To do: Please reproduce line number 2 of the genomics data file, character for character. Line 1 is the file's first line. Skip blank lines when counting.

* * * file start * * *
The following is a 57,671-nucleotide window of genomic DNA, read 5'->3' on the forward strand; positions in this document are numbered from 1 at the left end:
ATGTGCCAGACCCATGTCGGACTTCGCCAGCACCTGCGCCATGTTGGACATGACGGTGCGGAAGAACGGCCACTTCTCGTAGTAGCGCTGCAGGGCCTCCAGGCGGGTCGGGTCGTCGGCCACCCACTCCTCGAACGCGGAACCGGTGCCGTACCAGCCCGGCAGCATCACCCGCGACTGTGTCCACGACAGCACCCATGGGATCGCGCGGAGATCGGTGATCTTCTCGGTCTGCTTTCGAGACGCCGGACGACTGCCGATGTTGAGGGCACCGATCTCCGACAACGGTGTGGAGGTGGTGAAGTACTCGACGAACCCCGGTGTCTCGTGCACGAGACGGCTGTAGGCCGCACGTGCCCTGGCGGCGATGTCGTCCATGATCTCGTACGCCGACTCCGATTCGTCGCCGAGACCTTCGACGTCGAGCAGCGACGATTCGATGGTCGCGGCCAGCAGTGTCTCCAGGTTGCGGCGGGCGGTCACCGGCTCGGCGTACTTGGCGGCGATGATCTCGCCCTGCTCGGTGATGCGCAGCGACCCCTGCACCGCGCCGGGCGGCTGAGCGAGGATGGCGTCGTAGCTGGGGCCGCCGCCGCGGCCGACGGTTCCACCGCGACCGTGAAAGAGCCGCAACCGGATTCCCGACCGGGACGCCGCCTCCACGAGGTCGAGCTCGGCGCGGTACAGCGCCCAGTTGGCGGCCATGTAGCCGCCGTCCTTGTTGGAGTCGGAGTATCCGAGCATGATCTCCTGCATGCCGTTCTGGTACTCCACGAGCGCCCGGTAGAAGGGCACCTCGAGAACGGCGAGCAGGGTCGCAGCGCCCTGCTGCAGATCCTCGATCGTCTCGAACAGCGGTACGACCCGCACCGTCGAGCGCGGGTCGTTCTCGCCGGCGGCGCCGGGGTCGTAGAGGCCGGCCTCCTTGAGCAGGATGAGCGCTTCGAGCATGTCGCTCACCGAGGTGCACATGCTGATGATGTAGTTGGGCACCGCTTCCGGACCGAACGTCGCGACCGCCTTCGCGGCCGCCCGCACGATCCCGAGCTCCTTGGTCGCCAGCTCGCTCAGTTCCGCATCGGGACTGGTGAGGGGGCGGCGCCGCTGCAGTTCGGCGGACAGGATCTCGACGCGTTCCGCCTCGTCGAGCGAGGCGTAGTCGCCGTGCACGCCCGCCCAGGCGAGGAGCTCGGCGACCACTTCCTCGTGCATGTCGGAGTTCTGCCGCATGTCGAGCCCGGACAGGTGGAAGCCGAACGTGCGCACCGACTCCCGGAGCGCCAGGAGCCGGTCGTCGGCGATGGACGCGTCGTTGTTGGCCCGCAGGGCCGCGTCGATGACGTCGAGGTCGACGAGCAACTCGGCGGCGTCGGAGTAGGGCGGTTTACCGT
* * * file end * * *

ATGTGCCAGACCCATGTCGGACTTCGCCAGCACCTGCGCCATGTTGGACATGACGGTGCGGAAGAACGGCCACTTCTCGTAGTAGCGCTGCAGGGCCTCCAGGCGGGTCGGGTCGTCGGCCACCCACTCCTCGAACGCGGAACCGGTGCCGTACCAGCCCGGCAGCATCACCCGCGACTGTGTCCACGACAGCACCCATGGGATCGCGCGGAGATCGGTGATCTTCTCGGTCTGCTTTCGAGACGCCGGACGACTGCCGATGTTGAGGGCACCGATCTCCGACAACGGTGTGGAGGTGGTGAAGTACTCGACGAACCCCGGTGTCTCGTGCACGAGACGGCTGTAGGCCGCACGTGCCCTGGCGGCGATGTCGTCCATGATCTCGTACGCCGACTCCGATTCGTCGCCGAGACCTTCGACGTCGAGCAGCGACGATTCGATGGTCGCGGCCAGCAGTGTCTCCAGGTTGCGGCGGGCGGTCACCGGCTCGGCGTACTTGGCGGCGATGATCTCGCCCTGCTCGGTGATGCGCAGCGACCCCTGCACCGCGCCGGGCGGCTGAGCGAGGATGGCGTCGTAGCTGGGGCCGCCGCCGCGGCCGACGGTTCCACCGCGACCGTGAAAGAGCCGCAACCGGATTCCCGACCGGGACGCCGCCTCCACGAGGTCGAGCTCGGCGCGGTACAGCGCCCAGTTGGCGGCCATGTAGCCGCCGTCCTTGTTGGAGTCGGAGTATCCGAGCATGATCTCCTGCATGCCGTTCTGGTACTCCACGAGCGCCCGGTAGAAGGGCACCTCGAGAACGGCGAGCAGGGTCGCAGCGCCCTGCTGCAGATCCTCGATCGTCTCGAACAGCGGTACGACCCGCACCGTCGAGCGCGGGTCGTTCTCGCCGGCGGCGCCGGGGTCGTAGAGGCCGGCCTCCTTGAGCAGGATGAGCGCTTCGAGCATGTCGCTCACCGAGGTGCACATGCTGATGATGTAGTTGGGCACCGCTTCCGGACCGAACGTCGCGACCGCCTTCGCGGCCGCCCGCACGATCCCGAGCTCCTTGGTCGCCAGCTCGCTCAGTTCCGCATCGGGACTGGTGAGGGGGCGGCGCCGCTGCAGTTCGGCGGACAGGATCTCGACGCGTTCCGCCTCGTCGAGCGAGGCGTAGTCGCCGTGCACGCCCGCCCAGGCGAGGAGCTCGGCGACCACTTCCTCGTGCATGTCGGAGTTCTGCCGCATGTCGAGCCCGGACAGGTGGAAGCCGAACGTGCGCACCGACTCCCGGAGCGCCAGGAGCCGGTCGTCGGCGATGGACGCGTCGTTGTTGGCCCGCAGGGCCGCGTCGATGACGTCGAGGTCGACGAGCAACTCGGCGGCGTCGGAGTAGGGCGGTTTACCGT